The Great American Anti-Semitic Novel
By STEVE ALMOND
The Plot Against America
By Philip Roth
400 pages. Houghton Mifflin. $26.
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on Roth’s new novel, click here.
Two decades ago, Philip Roth wrote a book called The Great American Novel, an extremely
silly baseball fantasia that was, like much of his work, a brilliant but
partial offering. With his new novel, The Plot
Against America, Roth has, at long last, written a book that lives up to
his epic talents. It will be received as the great American novel of this
season and may well come to be regarded as one of the greatest ever.
I do not offer this assessment lightly. In fact, much of Roth’s recent work has
disappointed me. It is indisputably brilliant, but emotionally pale. Fairly or
not, I’ve been waiting for him to return to the raw, compulsive pleasures of Portnoy’s Complaint.
The Plot is something of a throwback,
actually. The book it calls to mind, though, is Goodbye, Columbus, Roth’s dazzling 1959
debut. Once again, he has returned to his old stomping grounds of Newark, New
Jersey, to explore the question that has largely defined his career: what it
means to be Jewish in American life.
The year is 1940 and seven-year-old Philip Roth, a precocious stamp collector,
watches in horror as Charles Lindbergh, the heroic aviator, is nominated as an
“anti-war” candidate by the Republicans. He goes on to defeat the incumbent
Franklin Roosevelt in a landslide. Lindbergh signs a non-aggression pact with
Nazi Germany and initiates a series of policies that reflect his own
insidious—and historically documented—anti-Semitism.
Almost immediately, Philip’s family is torn asunder by questions of familial
and religious loyalty, and not long after there is rioting in the streets.
One of the triumphs of the novel is that none of this seems at all far-fetched.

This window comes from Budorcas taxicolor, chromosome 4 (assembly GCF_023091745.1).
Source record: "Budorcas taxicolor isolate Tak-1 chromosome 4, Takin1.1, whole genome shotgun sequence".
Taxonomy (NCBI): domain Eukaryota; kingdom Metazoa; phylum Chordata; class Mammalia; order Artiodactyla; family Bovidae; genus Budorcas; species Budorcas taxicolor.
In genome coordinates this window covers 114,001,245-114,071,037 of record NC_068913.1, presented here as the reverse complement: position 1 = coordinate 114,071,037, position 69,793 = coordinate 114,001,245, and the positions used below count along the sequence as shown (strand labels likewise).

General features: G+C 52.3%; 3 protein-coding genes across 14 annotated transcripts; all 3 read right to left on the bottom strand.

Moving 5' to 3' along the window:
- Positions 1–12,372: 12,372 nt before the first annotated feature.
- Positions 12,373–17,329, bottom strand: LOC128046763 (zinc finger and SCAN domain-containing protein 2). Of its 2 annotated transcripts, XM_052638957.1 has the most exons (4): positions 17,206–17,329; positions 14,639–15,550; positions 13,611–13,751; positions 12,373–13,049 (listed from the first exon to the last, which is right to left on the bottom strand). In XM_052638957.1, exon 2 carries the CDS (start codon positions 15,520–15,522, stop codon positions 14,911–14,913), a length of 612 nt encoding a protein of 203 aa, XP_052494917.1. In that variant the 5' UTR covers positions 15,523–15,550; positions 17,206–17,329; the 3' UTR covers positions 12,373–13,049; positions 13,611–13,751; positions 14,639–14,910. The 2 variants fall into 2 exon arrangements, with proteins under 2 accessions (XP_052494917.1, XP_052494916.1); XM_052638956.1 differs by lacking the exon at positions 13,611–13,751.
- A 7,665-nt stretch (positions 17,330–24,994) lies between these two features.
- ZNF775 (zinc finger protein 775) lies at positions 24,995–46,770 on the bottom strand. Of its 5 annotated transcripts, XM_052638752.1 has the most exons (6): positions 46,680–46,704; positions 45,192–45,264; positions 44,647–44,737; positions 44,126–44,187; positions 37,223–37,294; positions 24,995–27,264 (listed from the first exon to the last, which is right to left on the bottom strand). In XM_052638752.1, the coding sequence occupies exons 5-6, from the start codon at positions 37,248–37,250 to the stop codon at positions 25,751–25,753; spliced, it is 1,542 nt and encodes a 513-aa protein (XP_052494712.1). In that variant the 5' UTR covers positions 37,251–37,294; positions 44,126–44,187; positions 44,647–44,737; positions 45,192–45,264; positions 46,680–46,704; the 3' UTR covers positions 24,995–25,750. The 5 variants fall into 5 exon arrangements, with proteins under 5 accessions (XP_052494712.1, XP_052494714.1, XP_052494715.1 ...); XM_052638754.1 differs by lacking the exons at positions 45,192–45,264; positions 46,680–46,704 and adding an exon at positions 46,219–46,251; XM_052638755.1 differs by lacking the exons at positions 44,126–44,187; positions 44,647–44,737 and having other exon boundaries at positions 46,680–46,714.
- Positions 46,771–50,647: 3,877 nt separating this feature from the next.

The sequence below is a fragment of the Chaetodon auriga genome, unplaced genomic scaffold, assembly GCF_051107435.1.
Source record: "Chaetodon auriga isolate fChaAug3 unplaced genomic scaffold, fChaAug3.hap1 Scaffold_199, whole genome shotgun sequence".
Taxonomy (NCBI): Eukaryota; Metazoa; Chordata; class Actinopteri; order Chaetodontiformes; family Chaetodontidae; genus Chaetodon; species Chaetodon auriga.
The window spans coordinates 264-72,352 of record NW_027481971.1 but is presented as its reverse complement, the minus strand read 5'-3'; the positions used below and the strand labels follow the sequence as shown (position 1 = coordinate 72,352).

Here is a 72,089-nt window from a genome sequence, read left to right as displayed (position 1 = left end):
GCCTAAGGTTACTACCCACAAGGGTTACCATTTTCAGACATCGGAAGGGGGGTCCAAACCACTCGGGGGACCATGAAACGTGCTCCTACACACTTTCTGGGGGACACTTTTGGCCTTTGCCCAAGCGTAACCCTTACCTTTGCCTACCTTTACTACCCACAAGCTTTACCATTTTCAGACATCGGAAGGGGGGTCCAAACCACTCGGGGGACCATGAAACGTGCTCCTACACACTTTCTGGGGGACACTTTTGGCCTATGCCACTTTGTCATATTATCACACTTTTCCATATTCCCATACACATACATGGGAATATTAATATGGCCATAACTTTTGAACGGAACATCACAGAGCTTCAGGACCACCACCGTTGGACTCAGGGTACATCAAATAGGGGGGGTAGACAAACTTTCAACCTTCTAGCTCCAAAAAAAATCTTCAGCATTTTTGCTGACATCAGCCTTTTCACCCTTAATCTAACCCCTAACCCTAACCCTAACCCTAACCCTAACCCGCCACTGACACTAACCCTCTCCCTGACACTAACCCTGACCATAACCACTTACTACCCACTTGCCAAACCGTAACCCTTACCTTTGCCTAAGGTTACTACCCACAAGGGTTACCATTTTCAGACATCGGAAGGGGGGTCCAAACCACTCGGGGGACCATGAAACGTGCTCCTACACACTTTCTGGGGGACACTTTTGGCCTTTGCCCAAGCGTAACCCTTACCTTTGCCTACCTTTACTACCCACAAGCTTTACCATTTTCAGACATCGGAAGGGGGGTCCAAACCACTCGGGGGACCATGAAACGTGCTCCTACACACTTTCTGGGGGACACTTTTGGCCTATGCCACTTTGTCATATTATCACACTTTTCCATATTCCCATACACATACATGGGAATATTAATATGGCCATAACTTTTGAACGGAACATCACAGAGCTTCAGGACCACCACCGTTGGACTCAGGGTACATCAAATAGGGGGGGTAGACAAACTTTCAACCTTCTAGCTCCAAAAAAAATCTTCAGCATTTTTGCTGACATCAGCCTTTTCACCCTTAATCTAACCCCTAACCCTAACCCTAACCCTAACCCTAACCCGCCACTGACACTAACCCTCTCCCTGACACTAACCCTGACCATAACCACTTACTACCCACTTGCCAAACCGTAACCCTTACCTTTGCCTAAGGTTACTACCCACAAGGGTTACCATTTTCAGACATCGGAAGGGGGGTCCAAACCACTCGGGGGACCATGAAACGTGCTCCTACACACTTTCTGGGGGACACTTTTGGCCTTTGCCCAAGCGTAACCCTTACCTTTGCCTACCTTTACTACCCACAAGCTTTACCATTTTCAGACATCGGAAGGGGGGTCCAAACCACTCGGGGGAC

Indeed, as told by Roth, it comes across as something closer to inevitable: the
outgrowth of a latent bigotry and fear-mongering that has always driven
American politics. (One need only look back to the Civil War, or ahead to the eras
of McCarthyism and Watergate, for supporting evidence.)
Any work of historical fiction succeeds, of course, because it reflects the
enduring crises of humanity. And one of the eeriest aspects of this novel is
the manner in which it captures the rancor of our own current political
culture. Here, for instance, is Roth writing about a visit to his local theater
to watch a newsreel with his father:
FDR’s speech I’ve not forgotten because
when he proclaimed… "The only thing we have to fear is the obsequious
yielding to his Nazi friends by Charles A. Lindbergh," a good half of the
movie audience booed and hissed while the rest, including my father, clapped as
loudly as they could, and I wondered if a war might not break out right there
on Broad Street in the middle of the day and if, when we left the darkened
theater, we’d find downtown Newark a rubble heap of smoking ruins and fires
The emotional center of the book, though, is how these
larger political dramas play out within the Roth family. Philip watches his
rebellious cousin sneak off to Canada to fight the Nazis, only to return an
embittered cripple. His older brother, Sandy, takes part in an exchange program
that sends him to Kentucky for the summer and becomes a poster boy for Lindbergh’s
policy of “Jewish absorption.” And his histrionic aunt, Evelyn, marries an
opportunistic rabbi who becomes the president’s primary Jewish collaborator.
And yet, none of these characters are portrayed as villains. They are, at
worst, confused souls, responding to the enduring question of what it means,
and costs, to retain a Jewish identity in the face of persecution.
What Roth captures so vividly is just how terrifying childhood can be, the
extreme feeling states of a boy who must watch, helplessly, as his proud father
is humiliated publicly, and his mother is driven to the edge of madness.
In the past, Roth’s style—those long, elegant, detail-choked paragraphs—has
sought to convey ideas, the complex ruminations of his consciousness. But here,
he has put his virtuosity in the service of his heart. In returning to his
native turf, a natural love for the place has emerged, along with an energy
that will call to mind the ecstatic descriptions of Augie March.
As an adult, he is able to document the nation’s steady descent into its own
worst impulses. These are particularly chilling today, and we can expect an
endless squall of partisan commentary on the novel—it is Jewish paranoia, it is
prescient, and so forth.
But the novel will rank as a masterpiece because it records, with such
unflinching fidelity, the emotions of a single little boy caught in the
tumultuous cross currents of history. His family is coming apart all around
him, exploding from within, and there’s nowhere he can hide. This is the first
and final bruising truth of The Plot
Against America: the price of identity resides in the loss of those we
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